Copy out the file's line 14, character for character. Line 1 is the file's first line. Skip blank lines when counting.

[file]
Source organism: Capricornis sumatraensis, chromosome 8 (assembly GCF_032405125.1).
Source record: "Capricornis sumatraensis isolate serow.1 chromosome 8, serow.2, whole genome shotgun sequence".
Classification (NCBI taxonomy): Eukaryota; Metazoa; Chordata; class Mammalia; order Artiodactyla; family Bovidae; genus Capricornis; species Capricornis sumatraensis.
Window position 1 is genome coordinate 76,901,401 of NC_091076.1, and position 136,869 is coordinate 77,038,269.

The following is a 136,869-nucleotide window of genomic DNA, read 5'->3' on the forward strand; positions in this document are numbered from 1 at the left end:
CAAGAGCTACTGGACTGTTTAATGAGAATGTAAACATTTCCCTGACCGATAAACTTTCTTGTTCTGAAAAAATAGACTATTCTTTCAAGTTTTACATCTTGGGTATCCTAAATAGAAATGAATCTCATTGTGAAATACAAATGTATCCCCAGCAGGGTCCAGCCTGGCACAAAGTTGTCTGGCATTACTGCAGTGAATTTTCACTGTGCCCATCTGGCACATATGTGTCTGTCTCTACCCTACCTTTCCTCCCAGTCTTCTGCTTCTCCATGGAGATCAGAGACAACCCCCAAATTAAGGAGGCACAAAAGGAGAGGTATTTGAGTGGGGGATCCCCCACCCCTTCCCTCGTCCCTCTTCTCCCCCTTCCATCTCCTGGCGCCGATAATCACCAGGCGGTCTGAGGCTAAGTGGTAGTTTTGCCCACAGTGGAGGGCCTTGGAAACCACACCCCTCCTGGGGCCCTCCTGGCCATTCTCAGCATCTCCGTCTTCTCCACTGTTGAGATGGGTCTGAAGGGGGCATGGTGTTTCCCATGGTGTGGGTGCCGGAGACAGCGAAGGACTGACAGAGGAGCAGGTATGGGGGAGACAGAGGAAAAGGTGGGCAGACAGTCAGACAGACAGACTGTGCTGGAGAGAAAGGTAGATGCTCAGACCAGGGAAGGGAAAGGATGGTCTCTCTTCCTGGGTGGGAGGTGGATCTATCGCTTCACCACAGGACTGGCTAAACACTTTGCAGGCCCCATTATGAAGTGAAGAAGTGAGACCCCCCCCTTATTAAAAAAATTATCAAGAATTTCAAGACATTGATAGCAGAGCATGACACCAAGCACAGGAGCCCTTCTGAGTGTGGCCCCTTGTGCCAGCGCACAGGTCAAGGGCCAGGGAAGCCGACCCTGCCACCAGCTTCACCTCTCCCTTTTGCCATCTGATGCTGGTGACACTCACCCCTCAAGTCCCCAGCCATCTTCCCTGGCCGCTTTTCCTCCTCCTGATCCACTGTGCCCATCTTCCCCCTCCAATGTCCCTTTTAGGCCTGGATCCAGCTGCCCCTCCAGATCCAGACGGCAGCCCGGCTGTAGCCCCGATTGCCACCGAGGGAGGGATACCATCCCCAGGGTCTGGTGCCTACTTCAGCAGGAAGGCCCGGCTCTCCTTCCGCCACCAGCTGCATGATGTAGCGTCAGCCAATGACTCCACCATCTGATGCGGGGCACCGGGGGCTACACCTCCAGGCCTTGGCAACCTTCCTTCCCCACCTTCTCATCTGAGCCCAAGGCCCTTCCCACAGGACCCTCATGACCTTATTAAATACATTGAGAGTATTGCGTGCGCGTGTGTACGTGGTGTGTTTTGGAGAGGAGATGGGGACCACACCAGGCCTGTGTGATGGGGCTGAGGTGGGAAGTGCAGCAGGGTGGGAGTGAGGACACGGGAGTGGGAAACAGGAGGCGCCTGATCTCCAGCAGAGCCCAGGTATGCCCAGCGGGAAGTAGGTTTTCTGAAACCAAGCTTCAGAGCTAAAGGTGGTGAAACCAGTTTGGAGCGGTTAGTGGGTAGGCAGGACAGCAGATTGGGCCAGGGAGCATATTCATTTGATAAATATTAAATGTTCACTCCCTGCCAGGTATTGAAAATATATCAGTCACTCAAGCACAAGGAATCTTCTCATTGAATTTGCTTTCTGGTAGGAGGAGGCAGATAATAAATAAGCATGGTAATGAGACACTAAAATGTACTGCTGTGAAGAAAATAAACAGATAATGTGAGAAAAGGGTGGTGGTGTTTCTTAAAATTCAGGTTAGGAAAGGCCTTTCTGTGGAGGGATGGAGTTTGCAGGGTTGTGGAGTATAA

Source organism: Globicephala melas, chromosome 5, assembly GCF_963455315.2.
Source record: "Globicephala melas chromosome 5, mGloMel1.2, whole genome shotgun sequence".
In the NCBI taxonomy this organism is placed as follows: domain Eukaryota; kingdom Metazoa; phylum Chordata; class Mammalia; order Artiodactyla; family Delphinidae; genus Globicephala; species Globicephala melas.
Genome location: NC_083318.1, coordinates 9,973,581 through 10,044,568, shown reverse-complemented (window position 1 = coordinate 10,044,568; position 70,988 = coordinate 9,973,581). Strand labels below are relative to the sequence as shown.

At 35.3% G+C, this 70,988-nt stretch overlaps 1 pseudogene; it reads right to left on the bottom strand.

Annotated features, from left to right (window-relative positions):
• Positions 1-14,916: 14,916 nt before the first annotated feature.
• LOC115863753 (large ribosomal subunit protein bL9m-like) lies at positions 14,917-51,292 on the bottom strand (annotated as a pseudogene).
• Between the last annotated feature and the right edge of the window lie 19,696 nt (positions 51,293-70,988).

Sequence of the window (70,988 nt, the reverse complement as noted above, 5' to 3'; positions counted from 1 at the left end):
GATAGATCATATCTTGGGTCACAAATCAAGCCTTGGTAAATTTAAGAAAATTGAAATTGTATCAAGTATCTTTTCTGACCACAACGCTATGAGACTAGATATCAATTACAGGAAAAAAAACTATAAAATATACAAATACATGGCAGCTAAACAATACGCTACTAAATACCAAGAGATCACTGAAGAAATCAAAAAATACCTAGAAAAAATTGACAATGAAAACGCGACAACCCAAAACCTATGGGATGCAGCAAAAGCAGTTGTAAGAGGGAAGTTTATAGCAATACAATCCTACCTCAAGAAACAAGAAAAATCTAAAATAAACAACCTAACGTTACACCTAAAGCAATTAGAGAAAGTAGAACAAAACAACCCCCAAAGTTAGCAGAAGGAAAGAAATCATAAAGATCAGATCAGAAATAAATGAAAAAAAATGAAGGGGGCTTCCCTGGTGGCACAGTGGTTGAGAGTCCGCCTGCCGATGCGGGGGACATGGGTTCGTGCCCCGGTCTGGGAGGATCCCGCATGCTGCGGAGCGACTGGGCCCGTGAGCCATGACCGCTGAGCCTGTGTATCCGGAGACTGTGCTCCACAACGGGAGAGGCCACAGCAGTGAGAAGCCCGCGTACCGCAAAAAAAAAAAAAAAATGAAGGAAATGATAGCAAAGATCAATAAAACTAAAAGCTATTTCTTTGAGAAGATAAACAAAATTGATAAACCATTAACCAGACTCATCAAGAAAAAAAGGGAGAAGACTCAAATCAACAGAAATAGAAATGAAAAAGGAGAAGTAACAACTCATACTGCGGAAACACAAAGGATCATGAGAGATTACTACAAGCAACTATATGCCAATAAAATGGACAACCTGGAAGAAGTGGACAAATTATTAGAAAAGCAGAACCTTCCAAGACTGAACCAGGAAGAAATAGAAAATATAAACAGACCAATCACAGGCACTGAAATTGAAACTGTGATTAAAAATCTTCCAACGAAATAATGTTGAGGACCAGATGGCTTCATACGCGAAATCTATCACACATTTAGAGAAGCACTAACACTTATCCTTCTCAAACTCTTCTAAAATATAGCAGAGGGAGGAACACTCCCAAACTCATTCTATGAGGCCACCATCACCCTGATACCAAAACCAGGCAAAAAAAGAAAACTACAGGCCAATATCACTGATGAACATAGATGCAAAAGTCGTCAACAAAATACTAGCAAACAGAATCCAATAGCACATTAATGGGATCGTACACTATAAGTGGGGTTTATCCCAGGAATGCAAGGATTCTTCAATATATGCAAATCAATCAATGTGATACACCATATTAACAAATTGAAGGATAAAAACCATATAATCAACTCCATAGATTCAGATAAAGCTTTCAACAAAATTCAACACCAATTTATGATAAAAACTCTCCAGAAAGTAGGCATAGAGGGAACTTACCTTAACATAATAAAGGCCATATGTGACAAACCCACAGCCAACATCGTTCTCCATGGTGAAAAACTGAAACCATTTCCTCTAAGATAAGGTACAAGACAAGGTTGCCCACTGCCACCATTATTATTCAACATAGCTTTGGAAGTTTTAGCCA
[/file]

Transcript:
• LOC115863753 (large ribosomal subunit protein bL9m-like) lies at positions 14,917-51,292 on the bottom strand (annotated as a pseudogene).